Oilspills in the sea are a problem for countries such as Brazil, most of whose oil exploration is conducted in a marine environment and where there is oil tanker traffic between the areas where the oil is pumped and the ports. Therefore, it was not the greatest accident of this kind (which occurred in the Gulf of Mexico, starting in April of this year as a result of the explosion and sinking of a British Petroleum (BP) platform, and leading to an oil spill of more than four million barrels, contained only in September) that drove Brazilian researchers to study, in greater depth, these environmental disasters. At least three groups recently presented the results of research that might soon become ocean decontamination products. They have two advantages: they are bio-remedial (because they are less toxic for the environment) and they are cheaper than the chemicals currently used. The first technology is the creation of a group of researchers from the Federal University of Minas Gerais (UFMG), comprised of professors Rochel Lago, Flávia Moura and Maria Helena Araújo. They developed a type of material that can absorb oil in accidents on land or in the water. Called a hydrophobic nanosponge, it repels water and has a great affinity for organic compounds, especially for oils.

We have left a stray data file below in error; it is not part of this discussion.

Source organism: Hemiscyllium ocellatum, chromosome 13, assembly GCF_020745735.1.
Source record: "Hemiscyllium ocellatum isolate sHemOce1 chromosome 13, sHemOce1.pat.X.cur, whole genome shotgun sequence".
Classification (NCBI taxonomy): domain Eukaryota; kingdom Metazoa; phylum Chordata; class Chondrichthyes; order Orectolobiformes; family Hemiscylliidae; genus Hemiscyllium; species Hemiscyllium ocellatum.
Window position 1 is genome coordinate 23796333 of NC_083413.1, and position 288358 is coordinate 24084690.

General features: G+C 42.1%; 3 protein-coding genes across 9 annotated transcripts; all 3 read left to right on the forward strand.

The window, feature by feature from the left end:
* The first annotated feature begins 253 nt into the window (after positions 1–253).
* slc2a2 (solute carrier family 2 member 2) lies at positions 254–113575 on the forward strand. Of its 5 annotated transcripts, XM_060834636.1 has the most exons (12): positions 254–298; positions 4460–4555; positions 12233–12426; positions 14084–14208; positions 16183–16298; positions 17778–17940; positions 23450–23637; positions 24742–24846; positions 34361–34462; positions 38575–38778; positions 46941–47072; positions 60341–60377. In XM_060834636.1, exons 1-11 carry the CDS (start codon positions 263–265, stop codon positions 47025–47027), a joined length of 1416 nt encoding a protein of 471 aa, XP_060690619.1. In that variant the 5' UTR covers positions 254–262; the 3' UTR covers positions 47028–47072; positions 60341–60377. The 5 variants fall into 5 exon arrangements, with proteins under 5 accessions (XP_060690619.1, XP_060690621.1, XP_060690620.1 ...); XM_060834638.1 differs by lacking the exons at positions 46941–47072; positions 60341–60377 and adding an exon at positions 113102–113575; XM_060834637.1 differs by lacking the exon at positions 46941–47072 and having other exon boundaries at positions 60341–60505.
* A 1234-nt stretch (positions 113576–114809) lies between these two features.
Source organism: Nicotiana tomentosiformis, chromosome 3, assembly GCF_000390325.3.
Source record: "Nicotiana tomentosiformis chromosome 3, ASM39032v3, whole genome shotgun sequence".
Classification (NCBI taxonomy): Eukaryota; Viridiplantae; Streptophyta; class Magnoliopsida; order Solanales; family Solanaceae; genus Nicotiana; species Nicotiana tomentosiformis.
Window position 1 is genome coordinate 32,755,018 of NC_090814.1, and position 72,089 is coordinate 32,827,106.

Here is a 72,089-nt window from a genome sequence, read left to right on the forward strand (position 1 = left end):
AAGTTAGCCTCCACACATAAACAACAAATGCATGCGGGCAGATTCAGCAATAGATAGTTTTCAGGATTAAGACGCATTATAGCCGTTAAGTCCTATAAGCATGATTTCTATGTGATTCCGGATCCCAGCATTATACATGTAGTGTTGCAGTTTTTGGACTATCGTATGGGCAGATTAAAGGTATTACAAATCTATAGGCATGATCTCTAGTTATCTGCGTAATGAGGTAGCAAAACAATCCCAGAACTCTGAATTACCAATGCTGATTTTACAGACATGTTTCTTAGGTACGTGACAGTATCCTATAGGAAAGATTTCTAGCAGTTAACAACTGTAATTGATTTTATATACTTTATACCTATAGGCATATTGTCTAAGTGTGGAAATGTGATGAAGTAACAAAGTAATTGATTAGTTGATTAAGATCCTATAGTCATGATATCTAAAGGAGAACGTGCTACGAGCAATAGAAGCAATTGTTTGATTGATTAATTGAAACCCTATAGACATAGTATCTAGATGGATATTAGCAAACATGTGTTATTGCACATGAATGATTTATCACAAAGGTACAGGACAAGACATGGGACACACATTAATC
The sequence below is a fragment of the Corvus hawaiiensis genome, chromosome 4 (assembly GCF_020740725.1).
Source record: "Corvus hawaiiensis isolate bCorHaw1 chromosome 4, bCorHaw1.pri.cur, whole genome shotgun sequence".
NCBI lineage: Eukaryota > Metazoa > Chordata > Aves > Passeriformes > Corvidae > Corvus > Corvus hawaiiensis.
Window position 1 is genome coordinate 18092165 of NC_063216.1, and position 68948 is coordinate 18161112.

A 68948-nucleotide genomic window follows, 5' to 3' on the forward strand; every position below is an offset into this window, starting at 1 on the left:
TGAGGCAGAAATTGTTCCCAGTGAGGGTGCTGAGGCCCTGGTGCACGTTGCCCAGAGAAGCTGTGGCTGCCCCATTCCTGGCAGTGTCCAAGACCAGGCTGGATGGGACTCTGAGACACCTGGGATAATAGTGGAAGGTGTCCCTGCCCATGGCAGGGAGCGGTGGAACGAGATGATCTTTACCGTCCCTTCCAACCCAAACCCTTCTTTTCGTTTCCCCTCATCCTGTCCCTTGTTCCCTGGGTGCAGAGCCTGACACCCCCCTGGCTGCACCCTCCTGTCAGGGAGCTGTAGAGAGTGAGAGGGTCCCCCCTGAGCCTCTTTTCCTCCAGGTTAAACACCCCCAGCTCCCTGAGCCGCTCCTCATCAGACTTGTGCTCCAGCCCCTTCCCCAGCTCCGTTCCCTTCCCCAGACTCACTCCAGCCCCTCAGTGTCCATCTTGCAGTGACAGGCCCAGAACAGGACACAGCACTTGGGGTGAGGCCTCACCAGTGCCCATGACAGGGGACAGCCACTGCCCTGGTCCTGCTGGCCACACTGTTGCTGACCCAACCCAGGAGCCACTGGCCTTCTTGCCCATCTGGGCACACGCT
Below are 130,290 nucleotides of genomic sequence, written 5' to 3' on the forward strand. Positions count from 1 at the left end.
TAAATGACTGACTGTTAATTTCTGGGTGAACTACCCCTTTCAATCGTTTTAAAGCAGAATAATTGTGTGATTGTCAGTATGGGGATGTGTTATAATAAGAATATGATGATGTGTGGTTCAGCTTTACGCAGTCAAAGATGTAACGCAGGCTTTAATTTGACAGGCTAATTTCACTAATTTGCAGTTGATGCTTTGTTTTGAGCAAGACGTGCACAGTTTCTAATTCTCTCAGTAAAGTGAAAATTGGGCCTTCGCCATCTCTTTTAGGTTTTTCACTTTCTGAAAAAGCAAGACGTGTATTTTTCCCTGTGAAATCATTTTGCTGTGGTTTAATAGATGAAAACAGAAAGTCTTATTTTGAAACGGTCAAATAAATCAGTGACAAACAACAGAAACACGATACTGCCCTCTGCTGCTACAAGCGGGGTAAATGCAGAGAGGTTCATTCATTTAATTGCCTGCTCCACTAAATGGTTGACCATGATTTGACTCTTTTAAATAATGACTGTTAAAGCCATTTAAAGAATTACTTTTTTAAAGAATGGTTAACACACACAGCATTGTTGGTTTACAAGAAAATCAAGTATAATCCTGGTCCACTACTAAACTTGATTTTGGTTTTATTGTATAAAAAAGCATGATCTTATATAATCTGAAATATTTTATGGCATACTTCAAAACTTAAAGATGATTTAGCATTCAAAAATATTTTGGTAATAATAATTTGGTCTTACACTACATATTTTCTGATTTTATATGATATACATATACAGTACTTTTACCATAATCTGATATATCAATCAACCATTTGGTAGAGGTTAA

The group was contacted recently by an American company that was interested in using the material in the Gulf of Mexico. However, some lab tests are still necessary before the product can be tested in the ocean. The research study initiated in 2005 by Flávia and Lago led to the development of a granular macroscopic material made from the mineral vermiculite, with granules measuring three to five millimeters in diameter, surfaced with a nanostructured layer that makes the material black. This mineral has been used for many years and is supplied by several companies around the world and from Brazil to absorb oil. The UFMG group’s experiment adds carbon to it and transforms the mineral into one with improved absorption capacity. “The carbon causes the vermiculite to have more affinity for oil than for water,” says Maria Helena. On its own, the mineral, which is a pale color, acquires a light, accordion-like structure when it is heated, and looks like a sponge floating in water. The problem is that without the carbon nanostructures, it absorbs more water than oil. What the researchers have done is to reverse this characteristic with nanotechnology.